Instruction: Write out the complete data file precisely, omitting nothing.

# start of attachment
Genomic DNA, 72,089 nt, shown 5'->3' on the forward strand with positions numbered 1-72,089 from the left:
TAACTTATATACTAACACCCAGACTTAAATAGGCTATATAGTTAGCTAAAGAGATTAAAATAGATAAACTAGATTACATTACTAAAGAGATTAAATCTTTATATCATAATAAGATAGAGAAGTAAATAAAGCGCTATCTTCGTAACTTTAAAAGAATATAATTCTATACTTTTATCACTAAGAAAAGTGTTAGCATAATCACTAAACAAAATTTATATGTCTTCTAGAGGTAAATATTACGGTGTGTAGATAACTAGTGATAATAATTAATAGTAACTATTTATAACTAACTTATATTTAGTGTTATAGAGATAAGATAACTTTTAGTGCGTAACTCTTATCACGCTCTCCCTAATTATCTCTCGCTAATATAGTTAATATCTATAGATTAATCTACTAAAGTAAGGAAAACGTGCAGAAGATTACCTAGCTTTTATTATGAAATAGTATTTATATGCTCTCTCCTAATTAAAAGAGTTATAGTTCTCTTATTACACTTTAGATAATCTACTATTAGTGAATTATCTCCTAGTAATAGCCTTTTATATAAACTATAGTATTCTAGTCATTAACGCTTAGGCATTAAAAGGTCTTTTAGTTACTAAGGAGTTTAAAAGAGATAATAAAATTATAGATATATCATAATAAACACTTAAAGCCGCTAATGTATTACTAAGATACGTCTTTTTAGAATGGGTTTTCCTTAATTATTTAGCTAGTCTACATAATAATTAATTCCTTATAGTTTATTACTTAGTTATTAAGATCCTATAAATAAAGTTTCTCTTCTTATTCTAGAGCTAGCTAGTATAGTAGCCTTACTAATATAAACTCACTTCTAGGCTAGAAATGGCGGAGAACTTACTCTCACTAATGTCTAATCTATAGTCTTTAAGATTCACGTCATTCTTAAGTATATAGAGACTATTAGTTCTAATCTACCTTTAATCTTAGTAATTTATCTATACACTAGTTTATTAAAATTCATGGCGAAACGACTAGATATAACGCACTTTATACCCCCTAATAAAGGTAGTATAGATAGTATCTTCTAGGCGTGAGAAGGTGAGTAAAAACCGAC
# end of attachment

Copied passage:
Genomic DNA, 72,089 nt, shown 5'->3' on the forward strand with positions numbered 1-72,089 from the left:
TAACTTATATACTAACACCCAGACTTAAATAGGCTATATAGTTAGCTAAAGAGATTAAAATAGATAAACTAGATTACATTACTAAAGAGATTAAATCTTTATATCATAATAAGATAGAGAAGTAAATAAAGCGCTATCTTCGTAACTTTAAAAGAATATAATTCTATACTTTTATCACTAAGAAAAGTGTTAGCATAATCACTAAACAAAATTTATATGTCTTCTAGAGGTAAATATTACGGTGTGTAGATAACTAGTGATAATAATTAATAGTAACTATTTATAACTAACTTATATTTAGTGTTATAGAGATAAGATAACTTTTAGTGCGTAACTCTTATCACGCTCTCCCTAATTATCTCTCGCTAATATAGTTAATATCTATAGATTAATCTACTAAAGTAAGGAAAACGTGCAGAAGATTACCTAGCTTTTATTATGAAATAGTATTTATATGCTCTCTCCTAATTAAAAGAGTTATAGTTCTCTTATTACACTTTAGATAATCTACTATTAGTGAATTATCTCCTAGTAATAGCCTTTTATATAAACTATAGTATTCTAGTCATTAACGCTTAGGCATTAAAAGGTCTTTTAGTTACTAAGGAGTTTAAAAGAGATAATAAAATTATAGATATATCATAATAAACACTTAAAGCCGCTAATGTATTACTAAGATACGTCTTTTTAGAATGGGTTTTCCTTAATTATTTAGCTAGTCTACATAATAATTAATTCCTTATAGTTTATTACTTAGTTATTAAGATCCTATAAATAAAGTTTCTCTTCTTATTCTAGAGCTAGCTAGTATAGTAGCCTTACTAATATAAACTCACTTCTAGGCTAGAAATGGCGGAGAACTTACTCTCACTAATGTCTAATCTATAGTCTTTAAGATTCACGTCATTCTTAAGTATATAGAGACTATTAGTTCTAATCTACCTTTAATCTTAGTAATTTATCTATACACTAGTTTATTAAAATTCATGGCGAAACGACTAGATATAACGCACTTTATACCCCCTAATAAAGGTAGTATAGATAGTATCTTCTAGGCGTGAGAAGGTGAGTAAAAACCGAC